|Translation : With passion, patriotism and a will to serve our country, we vow to work alongside the people, especially those who are poorest and most in need. We are committed to objectivity and not motivated by profit. However, reflecting the truth is a difficult and often very dangerous task in Vietnam. |
We are constantly confronted by forces bent on stifling our voices. We are regularly harassed, molested, threatened, slandered and even physically assaulted in broad daylight. Such treatment is illegal. As citizens of Vietnam, we pledge to denounce these anti-constitutional and unlawful deeds.
We appeal for the support of all those who have a conscience and who care about the destiny of their country and people. We promise to do our utmost to uphold freedom of expression and ensure that the truth is fully exposed.
Điếu Cày is not alone. Today, at least 32 Vietnamese bloggers have been sentenced or are awaiting trial for posting articles online that the regime deems “subversive”. Most are detained under Article 88 of the Criminal Code on “anti-state propaganda” which carries prison terms of up to 20 years.
31 million people use the Internet in Vietnam, compared with 2 million in 2000. The authorities are actively promoting the Internet to support economic development and trade. But they are determined to control online content, and to crack down on all those who use the Internet to denounce corruption, social inequalities or the lack of freedom of expression.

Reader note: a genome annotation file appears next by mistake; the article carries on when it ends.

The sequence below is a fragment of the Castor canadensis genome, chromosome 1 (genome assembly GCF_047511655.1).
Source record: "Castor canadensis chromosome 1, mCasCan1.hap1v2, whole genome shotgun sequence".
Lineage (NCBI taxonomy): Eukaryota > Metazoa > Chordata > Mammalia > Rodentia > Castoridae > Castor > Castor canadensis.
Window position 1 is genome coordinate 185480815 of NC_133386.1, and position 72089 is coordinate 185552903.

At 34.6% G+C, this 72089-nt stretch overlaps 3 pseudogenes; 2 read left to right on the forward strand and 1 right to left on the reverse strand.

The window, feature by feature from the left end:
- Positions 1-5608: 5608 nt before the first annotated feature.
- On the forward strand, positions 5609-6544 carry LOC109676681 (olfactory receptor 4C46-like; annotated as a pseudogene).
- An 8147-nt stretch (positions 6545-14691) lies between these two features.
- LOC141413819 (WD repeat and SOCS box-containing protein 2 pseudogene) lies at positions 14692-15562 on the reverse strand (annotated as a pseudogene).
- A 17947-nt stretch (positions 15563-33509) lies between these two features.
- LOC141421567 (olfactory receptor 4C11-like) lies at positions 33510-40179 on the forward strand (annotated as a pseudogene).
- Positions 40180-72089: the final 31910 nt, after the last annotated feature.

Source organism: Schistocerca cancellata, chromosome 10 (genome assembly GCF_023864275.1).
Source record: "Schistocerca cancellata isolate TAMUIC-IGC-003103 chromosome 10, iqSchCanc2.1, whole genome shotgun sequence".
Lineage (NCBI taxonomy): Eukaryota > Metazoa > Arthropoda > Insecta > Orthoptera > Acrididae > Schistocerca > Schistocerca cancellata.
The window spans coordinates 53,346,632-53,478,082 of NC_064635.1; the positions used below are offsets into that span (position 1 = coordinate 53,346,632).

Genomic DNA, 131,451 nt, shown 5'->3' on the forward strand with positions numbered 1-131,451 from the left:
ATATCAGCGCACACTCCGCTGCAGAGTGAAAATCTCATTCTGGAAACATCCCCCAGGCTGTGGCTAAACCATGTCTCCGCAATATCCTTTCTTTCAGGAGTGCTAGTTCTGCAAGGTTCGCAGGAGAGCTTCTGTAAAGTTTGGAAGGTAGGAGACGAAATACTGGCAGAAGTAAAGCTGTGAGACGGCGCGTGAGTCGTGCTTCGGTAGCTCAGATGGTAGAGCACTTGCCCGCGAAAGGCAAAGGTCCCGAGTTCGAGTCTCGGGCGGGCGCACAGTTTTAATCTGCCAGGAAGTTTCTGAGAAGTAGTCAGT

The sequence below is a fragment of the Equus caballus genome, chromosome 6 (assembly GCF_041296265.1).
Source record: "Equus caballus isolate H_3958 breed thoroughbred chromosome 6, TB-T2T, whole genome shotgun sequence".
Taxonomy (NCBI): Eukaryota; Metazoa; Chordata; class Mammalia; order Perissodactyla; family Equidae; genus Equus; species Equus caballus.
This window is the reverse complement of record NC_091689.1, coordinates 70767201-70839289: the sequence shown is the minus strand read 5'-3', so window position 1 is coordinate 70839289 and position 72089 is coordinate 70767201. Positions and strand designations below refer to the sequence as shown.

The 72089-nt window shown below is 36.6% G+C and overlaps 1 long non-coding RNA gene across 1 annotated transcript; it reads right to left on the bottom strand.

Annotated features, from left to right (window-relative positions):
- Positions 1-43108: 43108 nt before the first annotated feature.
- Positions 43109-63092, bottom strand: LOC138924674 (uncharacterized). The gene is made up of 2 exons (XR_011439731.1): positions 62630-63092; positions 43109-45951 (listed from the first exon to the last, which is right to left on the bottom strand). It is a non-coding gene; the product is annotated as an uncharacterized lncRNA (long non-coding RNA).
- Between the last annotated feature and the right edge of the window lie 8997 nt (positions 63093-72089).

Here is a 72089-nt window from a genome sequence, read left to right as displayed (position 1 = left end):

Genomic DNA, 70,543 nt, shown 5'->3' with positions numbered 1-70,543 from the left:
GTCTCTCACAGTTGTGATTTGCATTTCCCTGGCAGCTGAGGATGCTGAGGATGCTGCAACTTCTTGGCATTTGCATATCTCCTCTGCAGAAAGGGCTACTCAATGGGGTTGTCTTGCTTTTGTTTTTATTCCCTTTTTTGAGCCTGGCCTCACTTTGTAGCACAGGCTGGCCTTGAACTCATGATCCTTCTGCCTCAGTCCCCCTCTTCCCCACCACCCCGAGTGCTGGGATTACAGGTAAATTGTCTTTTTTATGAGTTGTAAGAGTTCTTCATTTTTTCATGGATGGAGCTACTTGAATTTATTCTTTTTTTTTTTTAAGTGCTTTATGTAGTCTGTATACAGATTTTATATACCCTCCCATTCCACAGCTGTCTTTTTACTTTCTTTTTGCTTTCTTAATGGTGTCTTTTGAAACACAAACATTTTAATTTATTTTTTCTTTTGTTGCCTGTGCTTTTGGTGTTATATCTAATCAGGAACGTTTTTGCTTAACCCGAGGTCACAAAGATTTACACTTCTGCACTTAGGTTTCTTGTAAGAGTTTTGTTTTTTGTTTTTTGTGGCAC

This is the subject of a new report published by the FIDH and the Vietnam Committee on Human Rights entitled “Bloggers and Netizens behind Bars”. The report reveals the arsenal of legal restrictions devised by the regime to stifle any form of dissent. It describes the daily persecution, intimidation and judicial harassment faced by bloggers in Vietnam.
To denounce these repressive practices, on 19 February we will send a message to the Vietnamese authorities calling for the release of all bloggers in prison in Vietnam.
This campaign has been created thanks to the support of Agence Limite